It’s the human toll that has Chief McNeil and other police officials worried. He’s pretty sure, given the town’s financial straits, that he won’t be able to fill any vacancies on his force. He has already lost three officers and expects to lose one or two more as a direct result of Katrina.

Of those who remain, "These officers got to get somewhere they can call home." Even when they get settled in temporary housing, trailers and so forth, "It concerns me because they’ve got families, children. How long are they going to want to live like that?"

One problem small-town Bay St. Louis doesn’t have is crime. "Maybe a little bit more than ‘Mayberry RFD,’" says Stepro. "We had our town drunks and our dope dealers and maybe a domestic (disturbance) now and then. … If we had one murder every other year, that was a lot."

Sporadic looting has died down
After Katrina, there were a few looting cases, but that has died down. McNeil worries a bit that as businesses start to restock and reopen, there could be a spate of burglaries.

Waveland’s Mayor Longo echoes McNeil. "Eventually, it’s all going to boil down to money," he says. "Everything everywhere you turn in the city of Waveland has to be rebuilt from scratch."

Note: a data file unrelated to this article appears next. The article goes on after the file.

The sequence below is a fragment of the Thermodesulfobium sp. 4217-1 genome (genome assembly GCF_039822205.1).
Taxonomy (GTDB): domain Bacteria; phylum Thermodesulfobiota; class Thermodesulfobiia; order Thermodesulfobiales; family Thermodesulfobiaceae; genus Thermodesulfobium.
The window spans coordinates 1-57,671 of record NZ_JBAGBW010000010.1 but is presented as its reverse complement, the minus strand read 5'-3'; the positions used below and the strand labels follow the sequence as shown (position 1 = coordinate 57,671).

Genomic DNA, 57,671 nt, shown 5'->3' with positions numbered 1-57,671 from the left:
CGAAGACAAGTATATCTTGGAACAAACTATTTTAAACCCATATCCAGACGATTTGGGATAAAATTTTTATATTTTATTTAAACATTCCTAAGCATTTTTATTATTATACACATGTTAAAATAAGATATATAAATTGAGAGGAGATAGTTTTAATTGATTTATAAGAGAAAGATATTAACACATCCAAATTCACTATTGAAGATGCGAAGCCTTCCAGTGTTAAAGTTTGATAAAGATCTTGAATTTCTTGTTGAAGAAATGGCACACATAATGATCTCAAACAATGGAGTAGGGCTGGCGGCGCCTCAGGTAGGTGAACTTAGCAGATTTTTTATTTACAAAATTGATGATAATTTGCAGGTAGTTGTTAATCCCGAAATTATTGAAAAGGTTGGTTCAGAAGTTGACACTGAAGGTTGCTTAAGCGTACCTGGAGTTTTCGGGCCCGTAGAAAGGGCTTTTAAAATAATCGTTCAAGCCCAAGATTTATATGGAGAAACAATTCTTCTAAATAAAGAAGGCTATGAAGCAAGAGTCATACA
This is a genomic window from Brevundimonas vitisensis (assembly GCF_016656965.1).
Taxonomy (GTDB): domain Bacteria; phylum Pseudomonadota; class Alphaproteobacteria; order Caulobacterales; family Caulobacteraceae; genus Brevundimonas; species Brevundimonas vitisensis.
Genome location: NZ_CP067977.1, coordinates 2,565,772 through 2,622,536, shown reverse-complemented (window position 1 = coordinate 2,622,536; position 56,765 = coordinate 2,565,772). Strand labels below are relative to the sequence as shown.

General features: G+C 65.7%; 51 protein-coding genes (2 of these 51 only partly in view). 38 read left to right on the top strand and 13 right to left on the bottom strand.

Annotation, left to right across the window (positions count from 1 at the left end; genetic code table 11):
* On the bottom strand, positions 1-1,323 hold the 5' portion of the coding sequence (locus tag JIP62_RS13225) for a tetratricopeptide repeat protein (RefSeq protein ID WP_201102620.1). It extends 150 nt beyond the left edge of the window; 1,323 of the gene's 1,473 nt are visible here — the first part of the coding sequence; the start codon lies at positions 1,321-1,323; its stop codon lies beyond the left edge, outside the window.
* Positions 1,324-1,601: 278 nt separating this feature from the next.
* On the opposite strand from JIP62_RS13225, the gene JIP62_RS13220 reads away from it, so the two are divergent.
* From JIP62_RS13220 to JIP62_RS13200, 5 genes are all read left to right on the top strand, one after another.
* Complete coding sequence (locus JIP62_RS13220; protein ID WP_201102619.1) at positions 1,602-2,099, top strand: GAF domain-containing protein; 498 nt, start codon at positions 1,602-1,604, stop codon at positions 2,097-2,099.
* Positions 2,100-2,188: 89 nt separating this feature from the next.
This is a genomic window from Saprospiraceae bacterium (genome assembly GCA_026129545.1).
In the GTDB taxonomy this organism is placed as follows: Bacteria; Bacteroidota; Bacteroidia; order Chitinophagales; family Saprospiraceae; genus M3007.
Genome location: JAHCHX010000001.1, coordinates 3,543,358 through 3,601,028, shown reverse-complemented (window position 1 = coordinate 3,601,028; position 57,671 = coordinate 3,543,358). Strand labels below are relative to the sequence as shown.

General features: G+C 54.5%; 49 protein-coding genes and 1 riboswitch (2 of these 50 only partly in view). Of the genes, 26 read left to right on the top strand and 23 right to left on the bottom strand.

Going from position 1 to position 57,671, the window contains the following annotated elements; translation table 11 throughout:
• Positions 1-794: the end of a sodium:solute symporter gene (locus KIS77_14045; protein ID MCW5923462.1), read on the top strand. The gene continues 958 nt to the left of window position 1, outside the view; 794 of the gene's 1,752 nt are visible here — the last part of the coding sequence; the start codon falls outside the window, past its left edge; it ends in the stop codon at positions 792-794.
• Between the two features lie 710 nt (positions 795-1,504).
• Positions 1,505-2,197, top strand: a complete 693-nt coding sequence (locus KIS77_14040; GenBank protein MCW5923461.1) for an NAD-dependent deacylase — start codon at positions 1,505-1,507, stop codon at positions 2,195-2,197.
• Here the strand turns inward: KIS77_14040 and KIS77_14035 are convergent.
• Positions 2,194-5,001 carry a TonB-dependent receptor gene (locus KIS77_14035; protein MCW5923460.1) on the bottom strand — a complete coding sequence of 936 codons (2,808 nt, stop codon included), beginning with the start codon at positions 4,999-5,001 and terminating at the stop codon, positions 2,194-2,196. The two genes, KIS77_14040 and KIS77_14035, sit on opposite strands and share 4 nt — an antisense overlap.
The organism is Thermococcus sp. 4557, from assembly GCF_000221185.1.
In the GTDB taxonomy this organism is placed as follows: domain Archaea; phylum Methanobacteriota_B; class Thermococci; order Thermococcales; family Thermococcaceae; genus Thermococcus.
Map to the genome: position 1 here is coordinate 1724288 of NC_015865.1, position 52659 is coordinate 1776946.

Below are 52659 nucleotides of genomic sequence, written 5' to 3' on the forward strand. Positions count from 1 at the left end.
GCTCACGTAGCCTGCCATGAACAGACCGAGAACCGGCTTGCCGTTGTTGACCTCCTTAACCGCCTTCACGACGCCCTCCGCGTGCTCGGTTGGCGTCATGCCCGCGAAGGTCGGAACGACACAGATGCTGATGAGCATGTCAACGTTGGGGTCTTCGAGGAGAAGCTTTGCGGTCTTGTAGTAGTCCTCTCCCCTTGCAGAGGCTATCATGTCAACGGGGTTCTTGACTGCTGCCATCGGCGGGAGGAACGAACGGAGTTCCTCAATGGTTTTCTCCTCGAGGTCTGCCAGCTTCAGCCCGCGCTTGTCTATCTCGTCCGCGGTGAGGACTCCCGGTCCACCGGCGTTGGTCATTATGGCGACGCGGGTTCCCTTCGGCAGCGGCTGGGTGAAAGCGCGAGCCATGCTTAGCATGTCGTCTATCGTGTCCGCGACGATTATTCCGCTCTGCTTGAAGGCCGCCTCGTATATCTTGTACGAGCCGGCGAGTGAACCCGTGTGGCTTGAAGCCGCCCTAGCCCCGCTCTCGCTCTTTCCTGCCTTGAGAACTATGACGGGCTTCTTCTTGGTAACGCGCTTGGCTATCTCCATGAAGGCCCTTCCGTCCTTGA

But the real concern is how to replace the cars and other equipment and how to make payroll when initial emergency funds run out and visiting officers from places like Virginia and Florida – to whom McNeil again and again expresses gratitude – go home.

The state doesn’t have a lot of answers. The Department of Public Safety’s Strain says his agency is struggling to deal with its own losses. "I think there will be federal monies available and it will get us through the majority of that."

Strain sees a "silver lining" to Katrina in that "we have a great opportunity to go in and make improvements" in some areas, especially inter-agency communications, already singled out as a problem in post 9/11 evaluations.